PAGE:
Starting a sculpture

Ask any young child to draw their mother and they will invariably make a stick-like image with two legs, two arms and a head with the features of eyes, mouth, nose and hair.

Children draw what they know to exist not what they physically see. Similarly the adult human brain seems to often pre-empt a train of thought, translating it into a shorthand.

The brain plays tricks and the eye can be equally deceptive. A horizontal plane may appear completely level when it is not and visa versa. A spirit level will tell the truth but the ‘eye’ may disagree and the message to the brain feels uncertain and confused.

These peculiar and elusive conundrums persist in making sculpture. Information obtained from callipers may well conflict with what is perceived simply as ‘looking right’.

On commencing a sculpture, every artist must surely exercise some optimistic self-belief which may verge on arrogance. This confidence, regardless of degree, also demands the counter balance of ongoing and vigorous self criticism. Conceit can be an enemy of creativity.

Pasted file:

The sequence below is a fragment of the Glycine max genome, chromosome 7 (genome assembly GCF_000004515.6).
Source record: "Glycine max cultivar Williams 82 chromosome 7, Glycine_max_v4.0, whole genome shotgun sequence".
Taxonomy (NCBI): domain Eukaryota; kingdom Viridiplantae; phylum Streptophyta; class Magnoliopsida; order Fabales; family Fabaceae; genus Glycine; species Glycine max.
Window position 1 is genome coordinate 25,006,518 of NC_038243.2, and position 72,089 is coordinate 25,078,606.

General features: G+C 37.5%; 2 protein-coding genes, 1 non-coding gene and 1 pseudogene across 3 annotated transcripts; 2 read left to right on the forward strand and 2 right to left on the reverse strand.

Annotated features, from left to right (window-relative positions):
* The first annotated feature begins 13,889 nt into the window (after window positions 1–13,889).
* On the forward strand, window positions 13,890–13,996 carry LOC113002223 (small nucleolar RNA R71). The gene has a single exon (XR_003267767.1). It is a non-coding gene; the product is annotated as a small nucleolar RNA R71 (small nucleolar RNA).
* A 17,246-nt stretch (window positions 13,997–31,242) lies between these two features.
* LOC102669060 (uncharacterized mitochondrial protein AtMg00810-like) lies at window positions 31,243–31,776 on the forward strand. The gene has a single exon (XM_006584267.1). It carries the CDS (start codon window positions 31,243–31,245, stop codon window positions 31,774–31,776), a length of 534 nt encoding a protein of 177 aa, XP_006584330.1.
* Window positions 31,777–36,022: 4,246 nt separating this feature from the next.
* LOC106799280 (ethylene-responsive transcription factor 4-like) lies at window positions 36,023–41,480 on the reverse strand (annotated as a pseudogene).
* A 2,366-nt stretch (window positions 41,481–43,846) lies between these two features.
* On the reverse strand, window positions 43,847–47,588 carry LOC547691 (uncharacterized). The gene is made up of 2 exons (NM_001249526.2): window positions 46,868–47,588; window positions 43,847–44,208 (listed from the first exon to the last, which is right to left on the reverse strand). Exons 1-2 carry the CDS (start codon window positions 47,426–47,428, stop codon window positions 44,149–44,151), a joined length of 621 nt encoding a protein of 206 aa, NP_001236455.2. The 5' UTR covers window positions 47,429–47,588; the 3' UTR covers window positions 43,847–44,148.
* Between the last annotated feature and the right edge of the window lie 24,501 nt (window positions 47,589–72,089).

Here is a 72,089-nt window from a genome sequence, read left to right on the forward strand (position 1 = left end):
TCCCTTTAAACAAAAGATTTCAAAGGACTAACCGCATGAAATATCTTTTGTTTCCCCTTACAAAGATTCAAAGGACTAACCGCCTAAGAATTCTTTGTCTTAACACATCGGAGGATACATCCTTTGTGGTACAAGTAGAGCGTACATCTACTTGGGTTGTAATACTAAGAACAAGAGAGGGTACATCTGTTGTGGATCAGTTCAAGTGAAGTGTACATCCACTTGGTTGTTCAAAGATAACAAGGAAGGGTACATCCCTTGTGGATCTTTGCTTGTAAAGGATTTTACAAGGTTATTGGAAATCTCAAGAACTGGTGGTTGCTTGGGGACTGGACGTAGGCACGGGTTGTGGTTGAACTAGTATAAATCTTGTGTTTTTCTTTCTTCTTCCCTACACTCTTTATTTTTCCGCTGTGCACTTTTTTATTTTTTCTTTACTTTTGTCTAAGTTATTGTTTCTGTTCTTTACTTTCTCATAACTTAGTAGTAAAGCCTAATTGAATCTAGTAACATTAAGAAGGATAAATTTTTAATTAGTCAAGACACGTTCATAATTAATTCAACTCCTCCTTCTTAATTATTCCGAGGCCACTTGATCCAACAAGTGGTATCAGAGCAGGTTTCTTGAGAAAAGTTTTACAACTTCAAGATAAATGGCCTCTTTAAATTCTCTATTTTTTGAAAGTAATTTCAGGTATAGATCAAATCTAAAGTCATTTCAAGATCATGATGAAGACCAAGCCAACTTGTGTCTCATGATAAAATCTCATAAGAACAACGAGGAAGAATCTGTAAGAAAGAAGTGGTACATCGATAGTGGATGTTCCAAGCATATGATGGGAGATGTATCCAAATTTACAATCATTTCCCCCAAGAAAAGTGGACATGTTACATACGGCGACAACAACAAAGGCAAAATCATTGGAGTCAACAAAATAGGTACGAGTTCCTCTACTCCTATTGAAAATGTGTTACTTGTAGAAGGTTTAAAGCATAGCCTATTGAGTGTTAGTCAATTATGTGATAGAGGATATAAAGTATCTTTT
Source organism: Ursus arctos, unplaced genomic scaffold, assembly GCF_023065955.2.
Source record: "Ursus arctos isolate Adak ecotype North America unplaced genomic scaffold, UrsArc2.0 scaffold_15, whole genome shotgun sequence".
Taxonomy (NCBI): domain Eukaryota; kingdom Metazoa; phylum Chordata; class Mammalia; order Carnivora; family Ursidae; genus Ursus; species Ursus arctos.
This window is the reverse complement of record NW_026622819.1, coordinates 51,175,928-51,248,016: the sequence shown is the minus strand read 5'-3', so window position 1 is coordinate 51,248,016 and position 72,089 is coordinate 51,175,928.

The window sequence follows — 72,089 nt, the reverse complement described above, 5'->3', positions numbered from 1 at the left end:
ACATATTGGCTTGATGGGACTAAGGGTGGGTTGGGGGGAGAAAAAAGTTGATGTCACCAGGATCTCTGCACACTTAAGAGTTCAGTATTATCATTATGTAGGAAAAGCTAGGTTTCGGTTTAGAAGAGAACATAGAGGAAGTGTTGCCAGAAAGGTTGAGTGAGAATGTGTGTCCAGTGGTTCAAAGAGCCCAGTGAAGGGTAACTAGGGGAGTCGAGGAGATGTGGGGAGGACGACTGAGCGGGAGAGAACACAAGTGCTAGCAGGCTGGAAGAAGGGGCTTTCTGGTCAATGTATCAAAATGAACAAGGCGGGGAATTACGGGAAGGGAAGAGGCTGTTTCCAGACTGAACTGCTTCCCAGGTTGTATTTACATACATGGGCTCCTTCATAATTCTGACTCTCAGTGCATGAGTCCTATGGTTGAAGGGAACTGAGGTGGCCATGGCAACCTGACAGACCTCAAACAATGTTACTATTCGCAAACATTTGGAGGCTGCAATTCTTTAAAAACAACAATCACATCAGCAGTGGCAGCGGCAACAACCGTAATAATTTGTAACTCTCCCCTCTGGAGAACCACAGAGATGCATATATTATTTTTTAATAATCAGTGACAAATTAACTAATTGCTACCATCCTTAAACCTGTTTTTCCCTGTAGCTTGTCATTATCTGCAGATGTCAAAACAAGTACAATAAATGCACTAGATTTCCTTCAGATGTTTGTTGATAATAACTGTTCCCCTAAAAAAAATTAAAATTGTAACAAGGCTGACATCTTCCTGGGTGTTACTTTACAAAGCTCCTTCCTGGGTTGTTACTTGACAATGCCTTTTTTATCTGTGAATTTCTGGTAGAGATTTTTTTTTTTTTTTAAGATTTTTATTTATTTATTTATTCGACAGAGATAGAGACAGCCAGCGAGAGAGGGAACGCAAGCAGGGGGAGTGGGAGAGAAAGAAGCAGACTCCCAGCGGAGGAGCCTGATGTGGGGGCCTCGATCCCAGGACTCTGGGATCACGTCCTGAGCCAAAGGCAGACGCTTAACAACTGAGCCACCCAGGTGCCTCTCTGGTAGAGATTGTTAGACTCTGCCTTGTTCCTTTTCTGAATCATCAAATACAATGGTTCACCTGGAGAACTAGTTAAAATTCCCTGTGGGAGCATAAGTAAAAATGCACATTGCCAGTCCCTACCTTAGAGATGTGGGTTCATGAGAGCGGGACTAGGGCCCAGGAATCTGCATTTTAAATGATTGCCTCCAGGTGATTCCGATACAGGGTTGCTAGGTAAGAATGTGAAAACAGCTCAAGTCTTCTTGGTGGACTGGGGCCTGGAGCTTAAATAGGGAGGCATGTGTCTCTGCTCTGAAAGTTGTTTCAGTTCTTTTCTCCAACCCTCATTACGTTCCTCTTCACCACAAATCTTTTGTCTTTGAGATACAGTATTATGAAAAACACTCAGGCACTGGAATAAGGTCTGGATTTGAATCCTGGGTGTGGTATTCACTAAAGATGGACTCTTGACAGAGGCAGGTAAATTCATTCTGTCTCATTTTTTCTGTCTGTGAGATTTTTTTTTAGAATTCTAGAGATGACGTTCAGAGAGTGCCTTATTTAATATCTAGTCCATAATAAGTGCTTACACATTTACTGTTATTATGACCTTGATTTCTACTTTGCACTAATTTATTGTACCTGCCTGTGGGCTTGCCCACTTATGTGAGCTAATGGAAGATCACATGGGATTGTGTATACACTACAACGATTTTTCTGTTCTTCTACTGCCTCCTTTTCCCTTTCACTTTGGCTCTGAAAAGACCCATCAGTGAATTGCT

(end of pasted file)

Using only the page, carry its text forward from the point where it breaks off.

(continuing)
Sculptors tend to be categorised into two main schools, modellers and carvers. Many sculptors of my acquaintance are hybrids of the two, myself included. All sculptors have their own pet medium which they have invariably arrived at, after trial and error, as suiting their own personality, working methods and subject matter.

I now use plaster almost exclusively, but I am no purist and will use virtually any other material that suits the purpose. Bronze allows me the freedom to create forms which are modelled, carved and constructed, often ad-lib in parts, married together, disassembled and reconstructed in plaster, clay, wood, sheet metal, cardboard, bones, plastic, wire and any other useful scrap.

The end justifies the means and I strive to maintain flexibility in my approach. After mixing, wet plaster solidifies in minutes, demanding rapid progress. Once the plaster has ‘gone off’ (set) it can be carved back and the surface wetted and added to, ad infinitum. Any mistake is retrievable, any change possible.

Aluminium sheeting is useful for cutting and bending shapes for wings and tails. Armatures of various diameters of steel or aluminium rod are utilised when needed but I prefer to keep armatures to a minimum as often they become a nuisance when a change of mind about direction finds them in the way.

Most of my life size pieces are constructed in solid plaster. Large and monumental works have a foam or polystyrene core in order to create an initial bulk and keep weight down.